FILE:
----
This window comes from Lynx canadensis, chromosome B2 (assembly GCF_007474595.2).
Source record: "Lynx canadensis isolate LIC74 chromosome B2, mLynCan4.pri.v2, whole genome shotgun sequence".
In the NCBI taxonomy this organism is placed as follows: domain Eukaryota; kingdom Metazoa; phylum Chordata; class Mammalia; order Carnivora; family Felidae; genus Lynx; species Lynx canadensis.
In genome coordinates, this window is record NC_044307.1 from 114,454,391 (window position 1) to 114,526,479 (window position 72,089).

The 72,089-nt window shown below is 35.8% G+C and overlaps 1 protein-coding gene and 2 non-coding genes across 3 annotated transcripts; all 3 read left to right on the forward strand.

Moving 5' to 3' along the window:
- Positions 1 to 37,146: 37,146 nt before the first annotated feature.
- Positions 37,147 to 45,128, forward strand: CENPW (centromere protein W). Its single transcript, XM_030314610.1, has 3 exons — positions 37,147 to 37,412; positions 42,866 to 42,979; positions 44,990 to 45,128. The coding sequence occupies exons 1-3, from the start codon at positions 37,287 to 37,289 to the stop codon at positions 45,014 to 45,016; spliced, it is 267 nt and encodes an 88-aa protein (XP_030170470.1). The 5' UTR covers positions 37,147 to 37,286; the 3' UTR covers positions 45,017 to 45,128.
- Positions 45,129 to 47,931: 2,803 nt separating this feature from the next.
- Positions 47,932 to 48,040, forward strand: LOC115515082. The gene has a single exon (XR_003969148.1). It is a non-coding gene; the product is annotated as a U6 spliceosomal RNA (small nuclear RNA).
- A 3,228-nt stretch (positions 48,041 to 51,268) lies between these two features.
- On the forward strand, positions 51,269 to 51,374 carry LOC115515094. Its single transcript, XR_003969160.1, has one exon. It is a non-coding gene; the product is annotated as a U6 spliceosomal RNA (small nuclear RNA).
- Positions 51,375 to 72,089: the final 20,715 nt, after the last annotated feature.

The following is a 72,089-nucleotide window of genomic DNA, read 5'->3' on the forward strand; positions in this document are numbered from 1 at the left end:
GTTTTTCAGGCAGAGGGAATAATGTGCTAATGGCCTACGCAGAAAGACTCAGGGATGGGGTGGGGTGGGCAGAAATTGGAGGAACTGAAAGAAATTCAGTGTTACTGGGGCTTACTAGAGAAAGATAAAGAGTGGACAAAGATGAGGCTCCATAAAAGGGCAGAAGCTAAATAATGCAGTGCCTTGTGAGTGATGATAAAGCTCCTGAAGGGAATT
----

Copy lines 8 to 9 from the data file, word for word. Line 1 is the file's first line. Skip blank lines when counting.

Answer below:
- Positions 37,147 to 45,128, forward strand: CENPW (centromere protein W). Its single transcript, XM_030314610.1, has 3 exons — positions 37,147 to 37,412; positions 42,866 to 42,979; positions 44,990 to 45,128. The coding sequence occupies exons 1-3, from the start codon at positions 37,287 to 37,289 to the stop codon at positions 45,014 to 45,016; spliced, it is 267 nt and encodes an 88-aa protein (XP_030170470.1). The 5' UTR covers positions 37,147 to 37,286; the 3' UTR covers positions 45,017 to 45,128.
- Positions 45,129 to 47,931: 2,803 nt separating this feature from the next.